Endolegomena Loipa: The Forked Animal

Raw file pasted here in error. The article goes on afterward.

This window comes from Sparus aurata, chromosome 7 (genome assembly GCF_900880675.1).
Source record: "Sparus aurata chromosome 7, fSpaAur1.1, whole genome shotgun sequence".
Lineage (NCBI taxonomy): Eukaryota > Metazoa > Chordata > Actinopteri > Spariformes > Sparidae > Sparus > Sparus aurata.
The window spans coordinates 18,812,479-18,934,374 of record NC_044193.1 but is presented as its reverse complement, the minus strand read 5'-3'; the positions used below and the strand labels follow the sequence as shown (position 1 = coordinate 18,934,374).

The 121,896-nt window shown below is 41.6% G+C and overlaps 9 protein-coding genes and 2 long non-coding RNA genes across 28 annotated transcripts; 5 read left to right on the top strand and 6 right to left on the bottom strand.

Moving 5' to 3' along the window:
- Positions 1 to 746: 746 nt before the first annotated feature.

In this third lecture, Quine returns to the mentalistic language accompanying perception and wonders to what extent it is physically defensible and respectable. He explains that even at the level of observation sentences we have a device for ascribing perceptual events. There is a bifurcation between physicalistic and mentalistic talk with basic observation sentences as seen in the difference between ‘It is raining’ and ‘Bob perceives that it is raining’. He explains how the relation of perception between humans and objects can fit his physicalistic framework while remaining very disjointed. What holds its disjointed nature together is a trait of a higher order found in the learning process itself. Each class of perceptual events, be they auditory, visual or otherwise, is a class by which a subject can be taught to name the object in question.